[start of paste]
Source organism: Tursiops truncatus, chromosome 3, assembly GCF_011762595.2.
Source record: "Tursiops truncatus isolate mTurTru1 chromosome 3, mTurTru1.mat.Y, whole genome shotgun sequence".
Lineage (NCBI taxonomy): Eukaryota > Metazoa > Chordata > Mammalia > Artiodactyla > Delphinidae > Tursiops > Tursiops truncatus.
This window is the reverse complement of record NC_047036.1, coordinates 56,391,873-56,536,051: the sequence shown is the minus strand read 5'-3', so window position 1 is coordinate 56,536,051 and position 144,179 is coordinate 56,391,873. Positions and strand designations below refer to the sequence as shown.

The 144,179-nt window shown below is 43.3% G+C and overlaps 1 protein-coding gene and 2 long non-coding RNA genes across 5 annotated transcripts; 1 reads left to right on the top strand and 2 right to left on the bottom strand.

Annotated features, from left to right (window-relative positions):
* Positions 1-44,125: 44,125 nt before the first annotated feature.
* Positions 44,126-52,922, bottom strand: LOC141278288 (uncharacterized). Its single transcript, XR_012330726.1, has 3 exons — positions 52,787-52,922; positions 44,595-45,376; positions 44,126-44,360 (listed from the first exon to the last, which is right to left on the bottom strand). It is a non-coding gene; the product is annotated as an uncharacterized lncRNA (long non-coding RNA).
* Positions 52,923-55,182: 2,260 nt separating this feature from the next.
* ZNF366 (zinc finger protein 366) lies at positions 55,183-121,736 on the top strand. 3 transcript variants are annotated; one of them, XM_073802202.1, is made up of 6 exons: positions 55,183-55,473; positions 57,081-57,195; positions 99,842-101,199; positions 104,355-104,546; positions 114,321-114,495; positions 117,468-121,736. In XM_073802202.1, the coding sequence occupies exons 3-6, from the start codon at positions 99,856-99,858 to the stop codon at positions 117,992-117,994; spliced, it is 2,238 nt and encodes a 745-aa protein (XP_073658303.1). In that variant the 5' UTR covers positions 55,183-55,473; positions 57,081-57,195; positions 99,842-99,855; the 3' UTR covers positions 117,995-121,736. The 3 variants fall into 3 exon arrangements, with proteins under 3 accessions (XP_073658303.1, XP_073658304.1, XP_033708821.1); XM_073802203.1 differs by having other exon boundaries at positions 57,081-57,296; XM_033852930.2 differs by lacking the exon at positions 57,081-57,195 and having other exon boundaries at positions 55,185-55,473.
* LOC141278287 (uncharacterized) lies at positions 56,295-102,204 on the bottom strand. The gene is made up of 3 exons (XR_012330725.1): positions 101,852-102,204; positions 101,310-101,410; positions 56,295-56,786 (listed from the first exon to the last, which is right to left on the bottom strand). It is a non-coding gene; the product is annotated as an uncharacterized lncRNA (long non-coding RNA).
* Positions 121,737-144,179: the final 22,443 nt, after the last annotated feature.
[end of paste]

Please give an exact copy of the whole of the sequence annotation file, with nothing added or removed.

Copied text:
Source organism: Tursiops truncatus, chromosome 3, assembly GCF_011762595.2.
Source record: "Tursiops truncatus isolate mTurTru1 chromosome 3, mTurTru1.mat.Y, whole genome shotgun sequence".
Lineage (NCBI taxonomy): Eukaryota > Metazoa > Chordata > Mammalia > Artiodactyla > Delphinidae > Tursiops > Tursiops truncatus.
This window is the reverse complement of record NC_047036.1, coordinates 56,391,873-56,536,051: the sequence shown is the minus strand read 5'-3', so window position 1 is coordinate 56,536,051 and position 144,179 is coordinate 56,391,873. Positions and strand designations below refer to the sequence as shown.

The 144,179-nt window shown below is 43.3% G+C and overlaps 1 protein-coding gene and 2 long non-coding RNA genes across 5 annotated transcripts; 1 reads left to right on the top strand and 2 right to left on the bottom strand.

Annotated features, from left to right (window-relative positions):
* Positions 1-44,125: 44,125 nt before the first annotated feature.
* Positions 44,126-52,922, bottom strand: LOC141278288 (uncharacterized). Its single transcript, XR_012330726.1, has 3 exons — positions 52,787-52,922; positions 44,595-45,376; positions 44,126-44,360 (listed from the first exon to the last, which is right to left on the bottom strand). It is a non-coding gene; the product is annotated as an uncharacterized lncRNA (long non-coding RNA).
* Positions 52,923-55,182: 2,260 nt separating this feature from the next.
* ZNF366 (zinc finger protein 366) lies at positions 55,183-121,736 on the top strand. 3 transcript variants are annotated; one of them, XM_073802202.1, is made up of 6 exons: positions 55,183-55,473; positions 57,081-57,195; positions 99,842-101,199; positions 104,355-104,546; positions 114,321-114,495; positions 117,468-121,736. In XM_073802202.1, the coding sequence occupies exons 3-6, from the start codon at positions 99,856-99,858 to the stop codon at positions 117,992-117,994; spliced, it is 2,238 nt and encodes a 745-aa protein (XP_073658303.1). In that variant the 5' UTR covers positions 55,183-55,473; positions 57,081-57,195; positions 99,842-99,855; the 3' UTR covers positions 117,995-121,736. The 3 variants fall into 3 exon arrangements, with proteins under 3 accessions (XP_073658303.1, XP_073658304.1, XP_033708821.1); XM_073802203.1 differs by having other exon boundaries at positions 57,081-57,296; XM_033852930.2 differs by lacking the exon at positions 57,081-57,195 and having other exon boundaries at positions 55,185-55,473.
* LOC141278287 (uncharacterized) lies at positions 56,295-102,204 on the bottom strand. The gene is made up of 3 exons (XR_012330725.1): positions 101,852-102,204; positions 101,310-101,410; positions 56,295-56,786 (listed from the first exon to the last, which is right to left on the bottom strand). It is a non-coding gene; the product is annotated as an uncharacterized lncRNA (long non-coding RNA).
* Positions 121,737-144,179: the final 22,443 nt, after the last annotated feature.